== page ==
It was almost a shock when she walked into the room. It was that shock of recognition which comes with encountering someone who you've never met, but feel you know for years and years.
It's just that she's so familiar -- the slightly square face framed by white curls and topped with a large hat, the sharp eyes taking in everything around her, the handbag, the gloves and occasionally the wide smile.
We've seen the face of Queen Elizabeth so many times on the telly and in newspapers and magazines; animated at Ascot, stony-faced during the perilous days after the death of Princess Diana, disconsolate amid the ashes of Windsor Castle, content during the wedding of her grandson William. But we've never seen her in the flesh before.
When she set foot on the soil of the Irish Republic yesterday, she had been on the British throne for 59 years and 100 days, she had undertaken 380 state visits to all sorts of far-flung outposts around the globe. But she had never made the short trip to her nearest neighbour.
Of course she hadn't. For years there was too much bad blood, too much violence, too many long memories of oppression and atrocities, too much suspicion and mistrust between two countries which, on a clear day, can wave to each other across the Irish Sea.
But then peace came dropping slow. The ballot box outlived the Armalite, as Ireland inched forward and tried to shake off the grip of the hungry ghosts of history.
There were symbolic handshakes and historic elections and the spine-tingling singing of the British national anthem in Croke Park, the heartland of Irish nationalism and scene of a bloody massacre.
However, there was one last flourish required; a definitive scribing of the words The End at the close of the final chapter of the long, convoluted, complex tale of two countries.
And here she was, the British queen, the living link in a royal chain stretching back through the hundreds of years of shared history. Here she was, pen at the ready, to signal the end of one story and the start of something new.
The royal entourage was a little late arriving from Baldonnel down the sweeping driveway into Aras an Uachtarain (though given the traffic restrictions, for once congestion at the Red Cow couldn't be blamed).
She stepped out of the Range Rover and was greeted by President McAleese. It was a warm meeting in a formal setting -- the two heads of state have met on six previous occasions, going back to 1998.
But most significantly, it was the meeting of equals. The queen was wearing the distinctive green outfit which had signalled from the moment she had stepped from the plane that she was here to underline the shared history of the two countries rather than to emphasise the differences.
And then she and the Duke of Edinburgh were escorted into the Aras to meet the Taoiseach and then down the broad Francini corridor lined with bronze busts of our presidents, and into the State Reception Room to sign the Visitors' Book.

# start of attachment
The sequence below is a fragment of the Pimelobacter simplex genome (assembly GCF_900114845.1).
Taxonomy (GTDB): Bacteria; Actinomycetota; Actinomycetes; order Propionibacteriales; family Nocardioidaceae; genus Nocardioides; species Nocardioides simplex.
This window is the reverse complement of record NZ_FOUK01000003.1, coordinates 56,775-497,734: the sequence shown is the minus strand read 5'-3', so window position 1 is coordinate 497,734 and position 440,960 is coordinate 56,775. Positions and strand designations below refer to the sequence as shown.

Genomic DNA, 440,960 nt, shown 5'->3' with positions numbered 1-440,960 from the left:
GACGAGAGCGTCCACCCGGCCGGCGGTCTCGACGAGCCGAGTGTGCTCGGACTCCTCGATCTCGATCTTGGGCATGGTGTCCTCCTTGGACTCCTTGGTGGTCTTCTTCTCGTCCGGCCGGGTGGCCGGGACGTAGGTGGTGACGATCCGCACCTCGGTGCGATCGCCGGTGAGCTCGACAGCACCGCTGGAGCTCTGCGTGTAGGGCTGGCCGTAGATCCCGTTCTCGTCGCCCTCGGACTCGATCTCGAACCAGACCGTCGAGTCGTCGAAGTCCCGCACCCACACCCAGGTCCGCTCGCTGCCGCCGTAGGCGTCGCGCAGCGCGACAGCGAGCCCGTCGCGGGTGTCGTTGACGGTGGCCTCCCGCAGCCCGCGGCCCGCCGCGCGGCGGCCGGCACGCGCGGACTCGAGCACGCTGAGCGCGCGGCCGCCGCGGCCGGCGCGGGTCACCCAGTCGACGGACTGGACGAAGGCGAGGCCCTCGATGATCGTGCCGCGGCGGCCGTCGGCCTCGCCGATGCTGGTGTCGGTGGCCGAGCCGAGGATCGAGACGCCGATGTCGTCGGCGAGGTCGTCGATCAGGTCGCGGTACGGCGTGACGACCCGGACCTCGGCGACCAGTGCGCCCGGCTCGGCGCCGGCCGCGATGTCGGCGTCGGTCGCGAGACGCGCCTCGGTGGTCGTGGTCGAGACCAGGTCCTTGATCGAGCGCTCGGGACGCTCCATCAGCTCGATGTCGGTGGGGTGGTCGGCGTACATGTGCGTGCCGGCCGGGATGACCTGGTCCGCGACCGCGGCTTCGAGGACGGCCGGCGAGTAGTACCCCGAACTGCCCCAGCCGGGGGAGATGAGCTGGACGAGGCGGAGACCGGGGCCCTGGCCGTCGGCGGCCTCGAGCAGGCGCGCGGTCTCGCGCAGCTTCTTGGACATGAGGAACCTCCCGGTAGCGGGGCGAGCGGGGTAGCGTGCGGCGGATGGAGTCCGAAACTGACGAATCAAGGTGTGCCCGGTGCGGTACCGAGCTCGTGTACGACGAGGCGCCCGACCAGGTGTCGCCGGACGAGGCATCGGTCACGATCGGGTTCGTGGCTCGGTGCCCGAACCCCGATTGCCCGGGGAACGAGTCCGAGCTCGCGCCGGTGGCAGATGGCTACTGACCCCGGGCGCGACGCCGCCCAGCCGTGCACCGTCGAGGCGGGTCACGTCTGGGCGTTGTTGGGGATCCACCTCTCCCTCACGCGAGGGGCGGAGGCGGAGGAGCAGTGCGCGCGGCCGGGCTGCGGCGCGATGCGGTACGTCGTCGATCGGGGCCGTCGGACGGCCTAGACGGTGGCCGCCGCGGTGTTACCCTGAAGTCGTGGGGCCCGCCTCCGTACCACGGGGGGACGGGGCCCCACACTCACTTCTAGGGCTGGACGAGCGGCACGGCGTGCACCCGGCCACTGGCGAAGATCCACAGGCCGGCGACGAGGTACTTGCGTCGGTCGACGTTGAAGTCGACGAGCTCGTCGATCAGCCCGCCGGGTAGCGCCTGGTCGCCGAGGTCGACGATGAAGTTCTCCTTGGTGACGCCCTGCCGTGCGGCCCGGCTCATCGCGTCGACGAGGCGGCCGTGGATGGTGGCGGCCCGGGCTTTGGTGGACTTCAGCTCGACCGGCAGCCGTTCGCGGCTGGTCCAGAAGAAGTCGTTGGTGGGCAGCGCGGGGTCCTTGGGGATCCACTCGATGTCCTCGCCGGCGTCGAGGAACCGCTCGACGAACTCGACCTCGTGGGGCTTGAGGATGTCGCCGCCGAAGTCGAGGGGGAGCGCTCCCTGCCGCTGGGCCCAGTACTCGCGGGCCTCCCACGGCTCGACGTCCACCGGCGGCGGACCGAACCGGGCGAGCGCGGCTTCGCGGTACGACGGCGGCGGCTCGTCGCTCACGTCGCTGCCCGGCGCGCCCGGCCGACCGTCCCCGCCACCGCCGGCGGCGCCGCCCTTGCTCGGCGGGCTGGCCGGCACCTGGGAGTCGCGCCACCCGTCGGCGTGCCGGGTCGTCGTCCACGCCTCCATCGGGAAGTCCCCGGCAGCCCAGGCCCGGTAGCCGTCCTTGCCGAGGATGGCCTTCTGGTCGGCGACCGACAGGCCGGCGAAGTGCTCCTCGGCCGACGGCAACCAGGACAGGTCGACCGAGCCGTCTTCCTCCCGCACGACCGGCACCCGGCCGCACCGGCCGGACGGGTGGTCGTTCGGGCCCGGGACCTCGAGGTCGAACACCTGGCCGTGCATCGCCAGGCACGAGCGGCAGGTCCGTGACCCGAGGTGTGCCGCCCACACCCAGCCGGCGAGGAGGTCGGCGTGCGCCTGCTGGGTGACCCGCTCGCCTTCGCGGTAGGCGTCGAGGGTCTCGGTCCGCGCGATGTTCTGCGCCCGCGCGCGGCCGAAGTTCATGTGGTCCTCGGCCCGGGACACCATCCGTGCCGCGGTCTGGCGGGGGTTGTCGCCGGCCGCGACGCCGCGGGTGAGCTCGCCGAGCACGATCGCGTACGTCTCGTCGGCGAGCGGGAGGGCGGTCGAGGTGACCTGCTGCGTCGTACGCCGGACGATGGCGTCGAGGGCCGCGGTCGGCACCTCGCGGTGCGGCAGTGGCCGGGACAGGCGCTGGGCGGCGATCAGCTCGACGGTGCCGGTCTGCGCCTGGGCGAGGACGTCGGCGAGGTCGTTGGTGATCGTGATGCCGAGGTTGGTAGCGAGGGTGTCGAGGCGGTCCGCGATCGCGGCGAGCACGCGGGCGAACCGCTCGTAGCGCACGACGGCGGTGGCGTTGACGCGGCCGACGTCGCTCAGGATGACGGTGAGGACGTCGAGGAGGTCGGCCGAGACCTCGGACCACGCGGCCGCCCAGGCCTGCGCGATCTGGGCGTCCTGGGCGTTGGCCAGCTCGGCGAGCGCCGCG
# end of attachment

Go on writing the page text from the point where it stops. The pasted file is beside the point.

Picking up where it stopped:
She entered the room, head down, apart from a quick glance at the row of media, and got down to business at the little square wooden desk. Then it was Prince Philip's turn. "Sign there," the queen pointed out to him helpfully.
Then the four left for a brief ceremony on the steps of the former residence of a succession of British viceroys and lieutenant generals, until it became the residence of the president of the fledgling Irish Republic in 1937. As the first notes of 'God Save the Queen' began, the muffled boom of a 21-gun salute ended with the last notes of 'Amhran na bhFiann', as an honour guard may have been the first to inform the queen that her title as Gaeilge is Banrion Eilis a Do.
Meanwhile, a gathering of guests had convened around the corner of the Aras for a tree-planting ceremony, in which the queen would shovel some earth on an Irish oak.
It had the atmosphere of a genteel afternoon tea-party as the gathering waited for the royal couple. Tanaiste Eamon Gilmore had a long chinwag with British Foreign Secretary William Hague. Also in the group were John Hume and David Trimble, important pieces in the painstaking jigsaw of the peace process.
And then slowly down the gravel path strolled the queen and the president, engrossed in a deep conversation, while behind them Prince Philip and Martin McAleese nattered like long-time buddies.
It was a moment to give all who saw it pause. The two women, the queen clad in vivid green and Mary McAleese in cerise pink, stood out against the verdant backdrop of trees and an impeccable lawn.
There was an odd sense of normality about the scene, an informality that belied the fraught run-up to the visit, the meticulous planning and the understanding of the significance of it all.
Without ceremony, the queen passed over her black handbag to her Lady in Waiting, Lady Diana Farnham, and wielded the spade like the expert she is. One can only imagine how many trees she has planted on her travels around the world.
Afterwards the Peace Bell beside the tree was rung once by schoolchildren Danny Rea from the North and Leah Ennis from Cabra, and the president promptly called them over for a quick chat with the queen.
And then it was off to lunch, which was attended by a wide smorgasbord of guests including writer Edna O'Brien, chef Rachel Allen, Sister Stanislaus Kennedy, Micheal O Muircheartaigh and the posse of politicians.
What would they have all talked about? The hand of history on all their shoulders?
Maybe. But perhaps the conversation was about the weather and the family. The sort of normal stuff you talk about when you have the neighbours in.